This is the most embarrassing one to find. It’s the ooooh-me-and-my-golden-pen, we-will-weave-magic sentence. A lot of times, for me, it will be a description. Omg, I hate finding these. It’s easy in a first draft, at least for me, to play and mess around, and put in something outrageously writerly, kind of trying it out, thinking it’s a fresh way of bringing something to life. But later, I have to really think, is this really best for the reader? Or is it best for the writer? And then I evict that sucker!

Favorite word...again

This one is hard. I always have fave words of the moment. Lately I’ve been loving whispers and wild looks. I think you can have multiple whispers in a manuscript, but not multiple wild looks. Or the word generous in conjunction with descriptions, e.g. generous lips. I may be too in love with ragged breath, too. Must….evict.

Hey, thanks so much for having me!

Look, a contest! I’m giving away a Mr. Real ebook. Leave a comment naming your most favorite or least favorite word to read or use in a book.

About the Author

Author Carolyn CraneCarolyn Crane is the author of the Disillusionists trilogy and assorted novellas. She lives in Minneapolis with her husband and two cats, and works a day job as a freelance writer. During rare moments when she’s not at her computer, she can be found reading in bed, running, or helping animals.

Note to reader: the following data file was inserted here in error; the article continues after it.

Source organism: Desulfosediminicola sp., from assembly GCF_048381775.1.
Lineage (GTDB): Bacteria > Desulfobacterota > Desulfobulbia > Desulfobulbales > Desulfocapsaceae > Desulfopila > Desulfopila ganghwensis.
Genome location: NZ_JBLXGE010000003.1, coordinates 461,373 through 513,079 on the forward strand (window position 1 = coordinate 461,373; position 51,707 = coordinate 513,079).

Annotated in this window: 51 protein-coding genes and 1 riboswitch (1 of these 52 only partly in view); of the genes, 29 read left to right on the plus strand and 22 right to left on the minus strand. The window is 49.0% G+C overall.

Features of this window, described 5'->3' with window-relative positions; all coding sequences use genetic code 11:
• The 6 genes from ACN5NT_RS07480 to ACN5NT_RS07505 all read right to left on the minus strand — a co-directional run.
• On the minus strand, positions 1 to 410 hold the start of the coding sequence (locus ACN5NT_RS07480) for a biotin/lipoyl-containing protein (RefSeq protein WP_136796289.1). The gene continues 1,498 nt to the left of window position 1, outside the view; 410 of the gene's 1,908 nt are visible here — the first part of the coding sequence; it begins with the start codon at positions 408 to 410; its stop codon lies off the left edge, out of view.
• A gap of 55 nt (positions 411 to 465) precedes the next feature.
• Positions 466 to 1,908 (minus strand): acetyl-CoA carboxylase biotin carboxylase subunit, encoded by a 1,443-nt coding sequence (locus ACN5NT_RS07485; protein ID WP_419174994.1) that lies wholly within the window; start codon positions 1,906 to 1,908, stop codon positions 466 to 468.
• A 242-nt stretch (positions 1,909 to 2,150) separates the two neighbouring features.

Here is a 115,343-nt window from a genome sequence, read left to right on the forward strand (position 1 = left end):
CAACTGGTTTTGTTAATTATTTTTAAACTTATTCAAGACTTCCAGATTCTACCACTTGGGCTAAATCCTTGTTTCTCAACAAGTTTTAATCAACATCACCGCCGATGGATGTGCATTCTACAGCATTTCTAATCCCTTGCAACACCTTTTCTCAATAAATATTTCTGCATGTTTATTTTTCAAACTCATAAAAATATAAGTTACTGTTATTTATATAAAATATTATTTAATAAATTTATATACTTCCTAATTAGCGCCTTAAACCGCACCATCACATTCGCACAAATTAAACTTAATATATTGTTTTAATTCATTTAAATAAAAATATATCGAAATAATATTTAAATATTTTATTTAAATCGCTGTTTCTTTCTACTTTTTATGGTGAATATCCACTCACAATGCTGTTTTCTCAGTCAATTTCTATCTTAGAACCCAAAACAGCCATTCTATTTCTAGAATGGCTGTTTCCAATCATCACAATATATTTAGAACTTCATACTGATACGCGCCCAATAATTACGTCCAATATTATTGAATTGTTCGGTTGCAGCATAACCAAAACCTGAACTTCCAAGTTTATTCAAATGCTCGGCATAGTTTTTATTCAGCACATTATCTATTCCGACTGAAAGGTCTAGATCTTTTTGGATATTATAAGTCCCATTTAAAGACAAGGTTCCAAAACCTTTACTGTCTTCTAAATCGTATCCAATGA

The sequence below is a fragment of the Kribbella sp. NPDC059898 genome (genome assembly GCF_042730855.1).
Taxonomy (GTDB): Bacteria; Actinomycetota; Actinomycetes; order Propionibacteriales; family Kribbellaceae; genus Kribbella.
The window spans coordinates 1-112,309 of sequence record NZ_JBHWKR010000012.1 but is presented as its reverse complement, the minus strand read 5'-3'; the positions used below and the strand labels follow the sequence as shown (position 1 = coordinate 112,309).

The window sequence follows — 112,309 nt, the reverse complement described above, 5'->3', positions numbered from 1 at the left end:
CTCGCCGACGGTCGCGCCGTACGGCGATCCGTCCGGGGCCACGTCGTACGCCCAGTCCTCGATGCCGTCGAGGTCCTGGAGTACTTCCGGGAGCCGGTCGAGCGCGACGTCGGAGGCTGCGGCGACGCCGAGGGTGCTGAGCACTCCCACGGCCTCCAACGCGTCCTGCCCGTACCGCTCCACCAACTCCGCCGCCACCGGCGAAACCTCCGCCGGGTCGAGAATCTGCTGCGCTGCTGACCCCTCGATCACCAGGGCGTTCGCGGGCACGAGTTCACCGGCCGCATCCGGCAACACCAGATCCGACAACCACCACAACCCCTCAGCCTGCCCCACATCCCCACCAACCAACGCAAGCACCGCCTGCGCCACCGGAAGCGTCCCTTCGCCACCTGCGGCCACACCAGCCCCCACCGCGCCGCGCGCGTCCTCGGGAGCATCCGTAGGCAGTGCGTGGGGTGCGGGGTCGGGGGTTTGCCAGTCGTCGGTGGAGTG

Find the author online: website | twitter | facebook

About the Book

Mr. Real by Carolyn CraneTitle: Mr. Real
Series: Code of Shadows, Book 1
Author: Carolyn Crane
Genre: Paranormal Romance
Published: October 2012

The woman of his dreams…with the secret agent of his nightmares

Alix Gordon is a woman who doesn’t take life too seriously. What’s the fun in that? So when she stumbles across occult software that can bring any computer image to life, she conjures up lots of awesome outfits and accessories. And then, on one drunken, horny night, she conjures up Sir Kendall, the sexy TV ad spy . . . who looks exactly like Paul Reinhardt, the hot martial arts teacher who kicked her out of class a few years ago.

Fighter Paul Reinhardt has good reason to hate Sir Kendall, the character he brought to life to land a part in a TV ad; he’d do anything to forget him. A cross country road trip seems just the thing . . . until Paul finds himself inexplicably drawn to Minnesota and is shocked to discover Sir Kendall – in the flesh – with the girl he’d once loved from afar. He barges into Alix and Sir Kendall’s love nest, determined to stop the madness – somehow.

But is super spy Sir Kendall transforming into something more dangerous anyone can imagine? And what will Sir Kendall do when Paul and Alix finally give into their mad lust for each other?

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Thanks to Carolyn Crane, one lucky winner will receive an ebook copy of Mr. Real. Good luck to all who enter!

  • No purchase necessary.